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Ann Hum Biol. 1988 Sep-Oct;15(5):337-51.

Genetic variation within the Tupi linguistic group: new data on three Amazonian tribes.

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Department of Epidemiology and Public Health, Yale University School of Medicine, New Haven.


A total of 505 individuals belonging to four populations of three Brazilian Indian tribes were variously studied in relation to 34 genetic systems, and the results were compared with South American Indian averages and five other Tupi populations. Rare variants (CdE of the Rh system, PGM211-1, Cp A-CAY1, serum cholinesterase2 C5+ and some Gm combinations) were observed with varying prevalences, and the three tribes showed different degrees of departure (28%-40% of differences of 10% or more in gene frequencies) from South American Indian averages. People from two communities who speak the same language and are labelled as belonging to the same tribe (Asurini) showed a large degree of genetic differentiation. Another of the tribes studied (Urubu-Kaapor) link through genetic distance analyses with two other tribes from the north of the continent, forming a distinct microevolutionary unit. These features emphasize the peculiarities of the genetic variation in populations with a hunter-gatherer, rudimentary agriculture type of economy.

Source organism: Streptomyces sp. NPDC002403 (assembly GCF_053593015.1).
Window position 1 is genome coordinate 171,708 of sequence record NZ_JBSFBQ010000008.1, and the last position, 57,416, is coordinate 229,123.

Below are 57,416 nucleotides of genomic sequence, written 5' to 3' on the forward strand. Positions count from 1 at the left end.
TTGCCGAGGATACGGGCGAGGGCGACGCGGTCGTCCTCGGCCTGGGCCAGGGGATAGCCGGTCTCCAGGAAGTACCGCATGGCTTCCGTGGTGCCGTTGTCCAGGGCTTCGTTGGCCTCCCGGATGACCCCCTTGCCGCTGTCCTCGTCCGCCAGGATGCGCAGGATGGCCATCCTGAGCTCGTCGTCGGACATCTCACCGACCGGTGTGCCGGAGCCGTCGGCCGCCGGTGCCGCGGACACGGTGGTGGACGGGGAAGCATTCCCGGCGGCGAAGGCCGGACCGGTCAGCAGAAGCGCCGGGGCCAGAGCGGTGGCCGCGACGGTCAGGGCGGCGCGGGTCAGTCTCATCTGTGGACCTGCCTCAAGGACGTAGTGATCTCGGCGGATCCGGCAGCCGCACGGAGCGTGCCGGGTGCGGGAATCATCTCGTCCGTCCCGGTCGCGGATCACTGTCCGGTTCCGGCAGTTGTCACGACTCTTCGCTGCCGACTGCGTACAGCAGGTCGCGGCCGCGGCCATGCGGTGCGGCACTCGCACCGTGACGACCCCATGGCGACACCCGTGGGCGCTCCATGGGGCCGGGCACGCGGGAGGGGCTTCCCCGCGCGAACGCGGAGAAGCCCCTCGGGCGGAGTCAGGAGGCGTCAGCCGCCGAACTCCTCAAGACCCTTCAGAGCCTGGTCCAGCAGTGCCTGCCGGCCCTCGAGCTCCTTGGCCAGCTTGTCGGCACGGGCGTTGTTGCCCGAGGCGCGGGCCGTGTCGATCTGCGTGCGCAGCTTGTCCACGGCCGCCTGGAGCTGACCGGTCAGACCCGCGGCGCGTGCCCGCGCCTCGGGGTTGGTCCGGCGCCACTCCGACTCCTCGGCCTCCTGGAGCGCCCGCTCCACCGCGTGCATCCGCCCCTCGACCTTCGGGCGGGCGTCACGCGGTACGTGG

[Indexed for MEDLINE]

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